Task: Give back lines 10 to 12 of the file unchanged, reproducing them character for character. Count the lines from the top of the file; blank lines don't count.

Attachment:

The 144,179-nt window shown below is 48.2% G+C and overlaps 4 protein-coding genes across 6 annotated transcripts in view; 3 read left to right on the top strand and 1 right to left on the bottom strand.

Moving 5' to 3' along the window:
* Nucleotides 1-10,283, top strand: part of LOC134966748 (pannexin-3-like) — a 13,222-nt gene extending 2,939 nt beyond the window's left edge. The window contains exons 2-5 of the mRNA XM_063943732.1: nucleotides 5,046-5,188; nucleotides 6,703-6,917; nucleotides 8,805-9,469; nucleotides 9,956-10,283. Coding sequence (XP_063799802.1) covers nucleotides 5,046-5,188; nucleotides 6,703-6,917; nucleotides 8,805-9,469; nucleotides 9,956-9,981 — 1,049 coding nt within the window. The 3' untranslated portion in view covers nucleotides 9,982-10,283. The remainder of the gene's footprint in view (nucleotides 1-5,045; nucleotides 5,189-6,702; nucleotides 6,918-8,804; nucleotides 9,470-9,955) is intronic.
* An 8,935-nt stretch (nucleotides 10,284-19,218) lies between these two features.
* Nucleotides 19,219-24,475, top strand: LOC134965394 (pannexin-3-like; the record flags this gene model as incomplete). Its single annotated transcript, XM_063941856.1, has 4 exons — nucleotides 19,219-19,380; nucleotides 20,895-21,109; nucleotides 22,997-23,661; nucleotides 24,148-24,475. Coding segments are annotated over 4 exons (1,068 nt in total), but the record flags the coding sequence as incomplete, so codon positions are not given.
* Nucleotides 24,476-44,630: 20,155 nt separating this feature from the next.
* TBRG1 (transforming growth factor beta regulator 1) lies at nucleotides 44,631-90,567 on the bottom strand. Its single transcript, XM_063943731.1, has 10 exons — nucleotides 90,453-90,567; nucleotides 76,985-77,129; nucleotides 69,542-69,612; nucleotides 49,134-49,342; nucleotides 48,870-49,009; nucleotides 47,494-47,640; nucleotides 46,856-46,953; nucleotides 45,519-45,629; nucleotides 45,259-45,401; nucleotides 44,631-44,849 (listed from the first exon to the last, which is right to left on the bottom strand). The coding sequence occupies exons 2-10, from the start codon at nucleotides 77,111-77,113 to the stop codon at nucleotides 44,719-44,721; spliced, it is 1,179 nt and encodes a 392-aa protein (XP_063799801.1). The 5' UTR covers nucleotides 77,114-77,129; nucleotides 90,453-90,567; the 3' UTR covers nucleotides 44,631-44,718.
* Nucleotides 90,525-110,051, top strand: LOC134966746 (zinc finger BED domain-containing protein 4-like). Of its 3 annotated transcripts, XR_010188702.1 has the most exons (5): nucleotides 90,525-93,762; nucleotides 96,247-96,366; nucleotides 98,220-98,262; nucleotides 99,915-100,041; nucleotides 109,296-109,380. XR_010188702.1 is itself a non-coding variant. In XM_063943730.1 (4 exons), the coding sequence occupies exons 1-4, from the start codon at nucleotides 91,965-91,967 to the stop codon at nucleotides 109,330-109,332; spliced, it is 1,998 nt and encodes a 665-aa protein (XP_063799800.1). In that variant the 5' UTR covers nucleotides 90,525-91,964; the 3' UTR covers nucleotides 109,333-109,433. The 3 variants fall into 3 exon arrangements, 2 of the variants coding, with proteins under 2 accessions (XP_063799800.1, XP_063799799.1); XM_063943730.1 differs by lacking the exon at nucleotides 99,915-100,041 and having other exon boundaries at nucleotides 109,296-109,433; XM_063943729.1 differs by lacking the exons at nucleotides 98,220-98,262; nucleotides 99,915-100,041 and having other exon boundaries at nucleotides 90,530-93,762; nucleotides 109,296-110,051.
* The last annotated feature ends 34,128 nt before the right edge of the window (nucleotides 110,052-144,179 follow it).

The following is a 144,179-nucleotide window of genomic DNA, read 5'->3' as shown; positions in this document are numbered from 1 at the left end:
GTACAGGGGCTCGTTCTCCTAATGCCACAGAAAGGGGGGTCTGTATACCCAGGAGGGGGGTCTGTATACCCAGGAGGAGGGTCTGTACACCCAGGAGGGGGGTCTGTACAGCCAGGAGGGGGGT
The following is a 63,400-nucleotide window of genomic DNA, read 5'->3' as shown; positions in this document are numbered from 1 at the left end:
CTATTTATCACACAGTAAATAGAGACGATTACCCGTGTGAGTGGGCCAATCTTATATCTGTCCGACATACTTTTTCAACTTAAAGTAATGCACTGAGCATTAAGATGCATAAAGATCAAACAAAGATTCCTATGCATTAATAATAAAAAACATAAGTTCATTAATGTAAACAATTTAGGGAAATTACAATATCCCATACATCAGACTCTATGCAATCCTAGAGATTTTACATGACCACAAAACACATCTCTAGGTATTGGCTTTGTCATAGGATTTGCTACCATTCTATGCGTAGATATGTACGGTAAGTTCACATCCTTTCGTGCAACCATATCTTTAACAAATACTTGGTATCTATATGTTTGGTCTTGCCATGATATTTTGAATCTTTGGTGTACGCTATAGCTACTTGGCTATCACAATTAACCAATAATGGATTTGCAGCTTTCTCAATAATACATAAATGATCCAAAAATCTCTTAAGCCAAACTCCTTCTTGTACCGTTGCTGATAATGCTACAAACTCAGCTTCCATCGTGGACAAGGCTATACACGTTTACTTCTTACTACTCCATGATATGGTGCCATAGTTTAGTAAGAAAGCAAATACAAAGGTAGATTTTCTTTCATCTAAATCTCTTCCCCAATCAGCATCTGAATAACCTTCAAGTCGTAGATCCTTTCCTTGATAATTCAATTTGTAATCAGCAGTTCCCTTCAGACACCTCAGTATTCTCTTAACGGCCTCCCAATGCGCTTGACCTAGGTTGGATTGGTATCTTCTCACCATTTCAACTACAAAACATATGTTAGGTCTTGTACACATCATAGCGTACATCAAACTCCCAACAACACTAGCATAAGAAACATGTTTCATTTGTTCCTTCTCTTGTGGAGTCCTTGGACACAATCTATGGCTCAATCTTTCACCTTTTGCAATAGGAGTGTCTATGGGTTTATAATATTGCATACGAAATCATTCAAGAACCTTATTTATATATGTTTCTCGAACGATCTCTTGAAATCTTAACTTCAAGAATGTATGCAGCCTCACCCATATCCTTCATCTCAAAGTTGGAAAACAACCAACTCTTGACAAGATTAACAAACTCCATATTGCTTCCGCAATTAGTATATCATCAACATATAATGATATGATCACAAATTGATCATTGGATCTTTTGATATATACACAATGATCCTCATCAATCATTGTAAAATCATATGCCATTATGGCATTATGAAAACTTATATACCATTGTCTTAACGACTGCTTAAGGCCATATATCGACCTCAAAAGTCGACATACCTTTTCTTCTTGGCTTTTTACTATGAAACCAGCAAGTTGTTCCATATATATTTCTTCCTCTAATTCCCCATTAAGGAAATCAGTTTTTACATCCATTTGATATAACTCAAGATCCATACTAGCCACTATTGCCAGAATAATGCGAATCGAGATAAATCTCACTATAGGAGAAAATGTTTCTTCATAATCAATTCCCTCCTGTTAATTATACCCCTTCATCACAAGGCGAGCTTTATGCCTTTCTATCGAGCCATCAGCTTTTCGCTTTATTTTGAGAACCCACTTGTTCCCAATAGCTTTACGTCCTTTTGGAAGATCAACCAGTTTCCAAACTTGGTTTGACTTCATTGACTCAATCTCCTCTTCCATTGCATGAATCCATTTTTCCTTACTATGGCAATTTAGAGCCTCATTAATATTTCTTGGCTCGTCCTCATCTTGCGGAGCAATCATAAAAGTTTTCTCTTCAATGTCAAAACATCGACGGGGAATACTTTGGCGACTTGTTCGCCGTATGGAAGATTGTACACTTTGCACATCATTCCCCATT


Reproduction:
The following is a 144,179-nucleotide window of genomic DNA, read 5'->3' as shown; positions in this document are numbered from 1 at the left end:
GTACAGGGGCTCGTTCTCCTAATGCCACAGAAAGGGGGGTCTGTATACCCAGGAGGGGGGTCTGTATACCCAGGAGGAGGGTCTGTACACCCAGGAGGGGGGTCTGTACAGCCAGGAGGGGGGT
The following is a 63,400-nucleotide window of genomic DNA, read 5'->3' as shown; positions in this document are numbered from 1 at the left end: